The CBC documentary series Ideas did a 24-part series entitled How To Think About Science. In Part 5, Bruno Latour said this:
When I did this work on science practices, no one understood it. It was taken as a “debunking” of science. So I was very interested because I never though that that had to be debunked. I though it had to be studied and described, but not – debunking never interested me. And yet it was taken by people as debunking. So I became very interested in that argument – why is that people, when you describe science, […] people believe it is a debunking? So what’s their idea of society when a description of science becomes a threat?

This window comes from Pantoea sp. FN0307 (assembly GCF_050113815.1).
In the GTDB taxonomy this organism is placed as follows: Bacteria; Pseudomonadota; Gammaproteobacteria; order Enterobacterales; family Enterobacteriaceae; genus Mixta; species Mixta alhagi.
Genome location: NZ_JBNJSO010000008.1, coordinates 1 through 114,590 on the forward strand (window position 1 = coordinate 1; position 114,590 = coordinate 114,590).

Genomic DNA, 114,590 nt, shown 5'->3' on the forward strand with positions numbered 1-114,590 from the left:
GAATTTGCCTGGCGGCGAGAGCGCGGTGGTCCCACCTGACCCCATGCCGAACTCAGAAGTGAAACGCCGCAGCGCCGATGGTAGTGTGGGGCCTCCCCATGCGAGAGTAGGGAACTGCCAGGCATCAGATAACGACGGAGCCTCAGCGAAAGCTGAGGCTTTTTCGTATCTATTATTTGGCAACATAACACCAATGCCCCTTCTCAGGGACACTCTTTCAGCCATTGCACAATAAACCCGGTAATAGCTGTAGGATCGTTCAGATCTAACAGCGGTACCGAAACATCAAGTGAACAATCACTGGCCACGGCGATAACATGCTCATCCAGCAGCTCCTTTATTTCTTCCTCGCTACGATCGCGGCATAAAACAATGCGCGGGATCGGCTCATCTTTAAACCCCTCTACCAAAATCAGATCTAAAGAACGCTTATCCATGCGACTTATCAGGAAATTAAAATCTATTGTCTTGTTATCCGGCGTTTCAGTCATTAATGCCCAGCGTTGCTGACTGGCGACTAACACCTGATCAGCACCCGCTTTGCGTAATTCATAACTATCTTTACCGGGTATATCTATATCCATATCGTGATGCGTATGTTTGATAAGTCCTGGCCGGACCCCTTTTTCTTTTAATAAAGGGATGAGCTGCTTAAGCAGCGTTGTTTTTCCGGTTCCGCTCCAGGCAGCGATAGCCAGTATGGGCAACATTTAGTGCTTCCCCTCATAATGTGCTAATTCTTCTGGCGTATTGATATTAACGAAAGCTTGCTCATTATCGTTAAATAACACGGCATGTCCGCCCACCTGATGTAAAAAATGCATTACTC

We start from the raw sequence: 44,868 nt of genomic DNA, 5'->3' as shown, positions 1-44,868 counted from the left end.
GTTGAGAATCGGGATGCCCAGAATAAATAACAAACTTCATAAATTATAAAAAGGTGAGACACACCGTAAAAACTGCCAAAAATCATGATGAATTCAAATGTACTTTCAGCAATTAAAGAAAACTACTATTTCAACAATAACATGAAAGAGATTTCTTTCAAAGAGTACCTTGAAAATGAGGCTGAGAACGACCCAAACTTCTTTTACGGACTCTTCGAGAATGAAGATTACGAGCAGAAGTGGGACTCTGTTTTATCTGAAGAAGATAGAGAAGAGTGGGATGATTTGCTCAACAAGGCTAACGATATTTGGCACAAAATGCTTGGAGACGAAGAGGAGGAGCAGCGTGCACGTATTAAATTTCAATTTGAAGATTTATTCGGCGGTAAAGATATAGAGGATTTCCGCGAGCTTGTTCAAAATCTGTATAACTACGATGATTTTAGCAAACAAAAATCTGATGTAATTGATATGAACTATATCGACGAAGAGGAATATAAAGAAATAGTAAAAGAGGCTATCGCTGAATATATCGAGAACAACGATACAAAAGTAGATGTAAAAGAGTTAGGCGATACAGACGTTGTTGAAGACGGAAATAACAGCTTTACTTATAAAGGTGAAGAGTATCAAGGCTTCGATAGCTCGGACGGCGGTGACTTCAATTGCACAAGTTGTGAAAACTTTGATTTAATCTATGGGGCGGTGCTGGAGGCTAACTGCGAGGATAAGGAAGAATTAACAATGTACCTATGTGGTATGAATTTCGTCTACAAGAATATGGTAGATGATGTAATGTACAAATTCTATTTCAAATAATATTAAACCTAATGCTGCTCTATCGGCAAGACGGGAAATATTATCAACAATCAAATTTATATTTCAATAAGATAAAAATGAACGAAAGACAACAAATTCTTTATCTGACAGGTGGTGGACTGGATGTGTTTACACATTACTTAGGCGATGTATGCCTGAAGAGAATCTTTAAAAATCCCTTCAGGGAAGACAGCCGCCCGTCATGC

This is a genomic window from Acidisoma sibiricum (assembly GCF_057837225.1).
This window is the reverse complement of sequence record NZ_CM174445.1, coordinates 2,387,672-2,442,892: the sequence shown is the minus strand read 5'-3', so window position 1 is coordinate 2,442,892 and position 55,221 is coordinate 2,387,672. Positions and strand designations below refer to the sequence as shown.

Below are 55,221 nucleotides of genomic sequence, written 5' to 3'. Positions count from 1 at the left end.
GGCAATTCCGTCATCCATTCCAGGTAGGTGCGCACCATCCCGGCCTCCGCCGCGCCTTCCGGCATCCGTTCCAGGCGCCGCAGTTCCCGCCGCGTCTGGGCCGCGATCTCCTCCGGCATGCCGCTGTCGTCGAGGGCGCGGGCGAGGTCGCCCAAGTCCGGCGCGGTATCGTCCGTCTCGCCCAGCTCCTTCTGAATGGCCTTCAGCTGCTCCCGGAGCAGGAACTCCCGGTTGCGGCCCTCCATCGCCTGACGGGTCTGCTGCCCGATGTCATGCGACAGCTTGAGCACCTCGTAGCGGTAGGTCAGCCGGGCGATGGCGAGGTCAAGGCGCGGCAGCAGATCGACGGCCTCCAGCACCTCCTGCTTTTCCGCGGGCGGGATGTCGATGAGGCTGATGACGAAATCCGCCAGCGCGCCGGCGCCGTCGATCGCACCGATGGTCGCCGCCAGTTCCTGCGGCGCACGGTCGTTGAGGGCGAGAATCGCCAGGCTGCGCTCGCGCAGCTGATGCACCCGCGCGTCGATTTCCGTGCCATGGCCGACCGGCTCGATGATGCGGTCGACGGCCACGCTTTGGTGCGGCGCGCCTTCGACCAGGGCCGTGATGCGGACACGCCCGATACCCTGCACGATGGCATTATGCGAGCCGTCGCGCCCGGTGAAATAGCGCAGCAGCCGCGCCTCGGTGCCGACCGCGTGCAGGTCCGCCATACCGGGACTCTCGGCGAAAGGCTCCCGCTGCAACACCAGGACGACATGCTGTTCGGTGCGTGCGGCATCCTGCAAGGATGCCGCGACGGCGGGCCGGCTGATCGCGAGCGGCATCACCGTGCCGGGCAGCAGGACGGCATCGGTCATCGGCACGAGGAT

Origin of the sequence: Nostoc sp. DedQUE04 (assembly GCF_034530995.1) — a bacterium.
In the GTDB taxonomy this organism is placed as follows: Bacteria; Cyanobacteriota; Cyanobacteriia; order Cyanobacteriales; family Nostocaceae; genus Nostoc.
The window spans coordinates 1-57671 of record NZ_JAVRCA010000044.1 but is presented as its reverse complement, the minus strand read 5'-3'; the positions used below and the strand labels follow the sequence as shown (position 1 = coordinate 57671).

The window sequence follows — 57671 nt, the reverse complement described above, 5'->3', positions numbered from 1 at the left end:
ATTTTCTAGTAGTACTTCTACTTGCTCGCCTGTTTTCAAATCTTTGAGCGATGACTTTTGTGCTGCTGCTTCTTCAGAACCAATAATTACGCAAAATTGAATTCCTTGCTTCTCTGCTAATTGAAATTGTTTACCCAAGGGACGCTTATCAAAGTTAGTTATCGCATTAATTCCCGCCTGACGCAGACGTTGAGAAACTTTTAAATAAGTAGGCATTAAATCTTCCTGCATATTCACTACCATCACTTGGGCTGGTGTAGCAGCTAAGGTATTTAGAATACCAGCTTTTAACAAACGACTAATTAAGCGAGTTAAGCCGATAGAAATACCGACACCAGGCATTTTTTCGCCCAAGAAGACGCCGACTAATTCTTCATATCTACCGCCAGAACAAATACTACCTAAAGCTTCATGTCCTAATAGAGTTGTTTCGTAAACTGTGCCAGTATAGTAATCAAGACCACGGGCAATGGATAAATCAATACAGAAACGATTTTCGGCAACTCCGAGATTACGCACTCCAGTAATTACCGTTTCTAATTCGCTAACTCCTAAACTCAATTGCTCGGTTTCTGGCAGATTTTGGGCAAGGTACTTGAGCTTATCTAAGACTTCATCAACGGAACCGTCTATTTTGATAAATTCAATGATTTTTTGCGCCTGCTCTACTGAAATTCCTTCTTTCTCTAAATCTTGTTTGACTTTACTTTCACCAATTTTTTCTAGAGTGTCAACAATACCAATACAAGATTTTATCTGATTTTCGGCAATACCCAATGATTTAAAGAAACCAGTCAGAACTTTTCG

This question was a response to the backlash that he received because of his first book, entitled Laboratory Life: The Social Construction of Scientific Fact, based on his use of the term “social construction” to indicate the book’s focus on the social aspects of scientific practice. He indicated that it was never his intention to debunk science, and that he only intended to enrich science by providing a more thorough and socially-grounded explanation of how science is actually done. After people began expressing distaste at the idea that scientific fact could be “socially constructed,” he came to realize that the possibility of this distaste is predicated on a dualistic view of the world that posited a sharp demarcation between nature and culture. Under this paradigm, science can be viewed as purely rational, and consequently a mere description of nature unaffected by the messy social influences of culture. Thus, a description of scientific facts as being socially constructed threatens to make science “disappear,” because it does not fit neatly into the nature/culture paradigm. (Compare arguments that gender is socially constructed; opponents of this view often feel as though traditional gender roles are in danger of disappearing. Because the view of gender as being “natural” rather than “social” fits so well into a dualistic nature/culture worldview, the acceptance of a paradigm that legitimates social influences on gender is hard to swallow, despite it’s being ostensibly more thorough.) Not surprisingly, Latour suggested that the split between nature and culture is merely political, and that it serves institutions that are in a position to benefit from speaking for one side or the other: science for nature, and politics for culture. I’ve repeatedly stated, here and elsewhere, that the nature/culture dualism is frustratingly normalized, and that things that are posited as purely in the realm of one or the other are almost always affected by a combination of both. I agree with him that overcoming this false dichotomy is a critical project. Latour seems unduly optimistic, though, when he suggests that, in David Cayley’s words, “this myth […] is now clearly finished, undone by an ecological crisis in which human and non-human agencies are clearly blended” (namely, global warming). This may be the case in philosophy of science circles, as it seems to be in academic feminist ones, but I think this dualism still underscores a vast majority of people’s understanding of the world and serves as the basis of their decision making about issues that affect it, and that fact legitimates the existence of, for instance, climate change deniers in the highest echelons of power.